How to cut spending
Margot James at Conservative Home has written an article about how to reduce public spending on health and social care, based on discussions with the head of service in her area. It shows how difficult it actually is to cut spending, and its conclusions offer little comfort for conservatives.
She claims that some money can be saved by merging the primary care trust, local council and mental health trust into one - an idea with some advantages, though I would be amazed if in practice there were any savings in the short or medium term. Something which she doesn't mention but which is well established in all sectors is that achieving savings by merging and reorganising services requires high quality organisational management and leadership - suggesting that cutting the pay of public sector managers is likely to be a false economy.
The next bit was interesting: "Secondly, out of a total budget of some £24m for learning disabilities within the Local Authority, some £10m is spent on residential care. The cost of caring for some of the clients with more complex needs can reach £3,000 per week. These are private homes charging the taxpayer a great deal of money and their books should be scrutinized. Local Authorities account for almost 100% of their income. The Councils should work together to drive down costs whilst maintaining standards."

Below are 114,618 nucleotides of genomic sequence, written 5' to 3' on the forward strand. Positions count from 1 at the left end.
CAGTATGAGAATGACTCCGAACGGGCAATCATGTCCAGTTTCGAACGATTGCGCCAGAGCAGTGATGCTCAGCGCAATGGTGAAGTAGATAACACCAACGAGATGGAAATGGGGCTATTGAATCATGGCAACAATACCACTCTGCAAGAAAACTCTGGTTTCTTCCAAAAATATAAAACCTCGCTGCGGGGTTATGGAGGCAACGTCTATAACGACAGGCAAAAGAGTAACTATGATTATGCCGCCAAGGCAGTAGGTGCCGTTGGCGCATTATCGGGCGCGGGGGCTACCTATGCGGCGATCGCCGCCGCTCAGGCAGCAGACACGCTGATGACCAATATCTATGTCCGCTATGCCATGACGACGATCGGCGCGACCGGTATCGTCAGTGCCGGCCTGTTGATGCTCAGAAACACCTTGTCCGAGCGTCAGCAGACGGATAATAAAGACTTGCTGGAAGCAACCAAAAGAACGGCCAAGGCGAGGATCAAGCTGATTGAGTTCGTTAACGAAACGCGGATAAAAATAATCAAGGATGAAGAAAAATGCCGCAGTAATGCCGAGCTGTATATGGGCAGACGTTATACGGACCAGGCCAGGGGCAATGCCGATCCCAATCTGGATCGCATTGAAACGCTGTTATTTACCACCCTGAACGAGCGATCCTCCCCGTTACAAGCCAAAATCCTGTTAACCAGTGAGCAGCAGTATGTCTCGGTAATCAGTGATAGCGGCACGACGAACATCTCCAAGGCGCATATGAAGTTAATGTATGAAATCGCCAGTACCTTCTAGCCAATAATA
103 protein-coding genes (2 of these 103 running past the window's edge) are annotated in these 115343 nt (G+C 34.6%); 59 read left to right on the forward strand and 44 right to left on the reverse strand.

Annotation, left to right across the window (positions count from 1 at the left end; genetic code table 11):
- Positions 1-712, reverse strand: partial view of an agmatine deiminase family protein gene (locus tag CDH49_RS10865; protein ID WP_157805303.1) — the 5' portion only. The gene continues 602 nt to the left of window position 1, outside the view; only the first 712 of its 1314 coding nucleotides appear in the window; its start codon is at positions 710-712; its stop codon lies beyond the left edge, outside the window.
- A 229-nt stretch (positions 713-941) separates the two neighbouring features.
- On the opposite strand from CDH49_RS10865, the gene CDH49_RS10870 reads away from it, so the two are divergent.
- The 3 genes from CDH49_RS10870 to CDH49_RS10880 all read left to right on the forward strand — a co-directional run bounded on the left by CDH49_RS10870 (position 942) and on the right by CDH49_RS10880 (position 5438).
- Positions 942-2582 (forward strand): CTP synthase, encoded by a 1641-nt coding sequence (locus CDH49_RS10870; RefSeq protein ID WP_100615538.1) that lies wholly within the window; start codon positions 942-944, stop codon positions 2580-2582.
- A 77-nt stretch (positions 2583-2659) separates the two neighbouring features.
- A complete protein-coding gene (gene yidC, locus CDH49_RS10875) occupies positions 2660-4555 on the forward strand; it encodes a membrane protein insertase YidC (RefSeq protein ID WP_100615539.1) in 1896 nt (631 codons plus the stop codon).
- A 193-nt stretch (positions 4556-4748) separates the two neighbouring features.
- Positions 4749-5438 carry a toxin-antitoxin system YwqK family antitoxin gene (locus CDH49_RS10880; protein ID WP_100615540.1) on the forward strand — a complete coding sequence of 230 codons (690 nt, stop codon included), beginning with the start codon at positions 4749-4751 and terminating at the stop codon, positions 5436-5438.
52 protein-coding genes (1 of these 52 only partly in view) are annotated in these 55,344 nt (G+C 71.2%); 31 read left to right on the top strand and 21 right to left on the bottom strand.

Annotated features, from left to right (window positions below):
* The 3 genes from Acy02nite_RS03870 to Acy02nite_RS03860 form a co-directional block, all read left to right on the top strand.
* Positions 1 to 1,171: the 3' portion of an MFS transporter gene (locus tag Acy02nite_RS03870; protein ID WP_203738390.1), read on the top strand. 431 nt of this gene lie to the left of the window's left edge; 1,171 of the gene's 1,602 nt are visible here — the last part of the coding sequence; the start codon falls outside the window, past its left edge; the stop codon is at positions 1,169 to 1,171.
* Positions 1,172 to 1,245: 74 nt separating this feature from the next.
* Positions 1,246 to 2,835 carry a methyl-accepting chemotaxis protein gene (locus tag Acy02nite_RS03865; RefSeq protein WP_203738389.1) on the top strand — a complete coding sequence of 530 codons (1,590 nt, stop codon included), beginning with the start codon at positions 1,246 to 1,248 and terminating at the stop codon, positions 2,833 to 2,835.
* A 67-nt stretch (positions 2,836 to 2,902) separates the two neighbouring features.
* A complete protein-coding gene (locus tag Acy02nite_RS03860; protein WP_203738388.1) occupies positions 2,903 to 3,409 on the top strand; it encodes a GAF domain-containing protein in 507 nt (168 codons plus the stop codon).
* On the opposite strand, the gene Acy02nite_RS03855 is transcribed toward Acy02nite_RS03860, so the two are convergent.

It is unusual to hear this argument from a Tory - public sector agencies working together to squeeze profits in the private sector. This is a classic centre-left argument, and it reinforces the point that any discussion of public spending has to acknowledge that large chunks of money spent by the government goes to the private sector.
Another way of saving money would be to transfer services to be run by the voluntary sector. Margot reports that "services contracted out to independent groups or companies are almost invariably delivered at a lower cost", but at lower quality.
She concludes by warning that, "Transferring services should not be seen purely as a cost cutting measure. You only have to look at the residential care sector for older people to see that Local Authorities pay significantly below the cost of providing good quality care in so many cases. That is wrong. As important as the legitimate savings that do exist is the harnessing of the passion and dedication of many of the people who run and work in these organisations."
In other words, overall spending is probably too low, not too high, to provide a good quality service.
So one of the Tory A-Listers went to try and find out how to cut public spending, and ended up sounding like a social democrat - clamp down on private care homes, make local authorities bigger and more powerful, recognise that lower cost services are often lower quality, harness the passion and dedication of public servants and spend more to provide good quality care.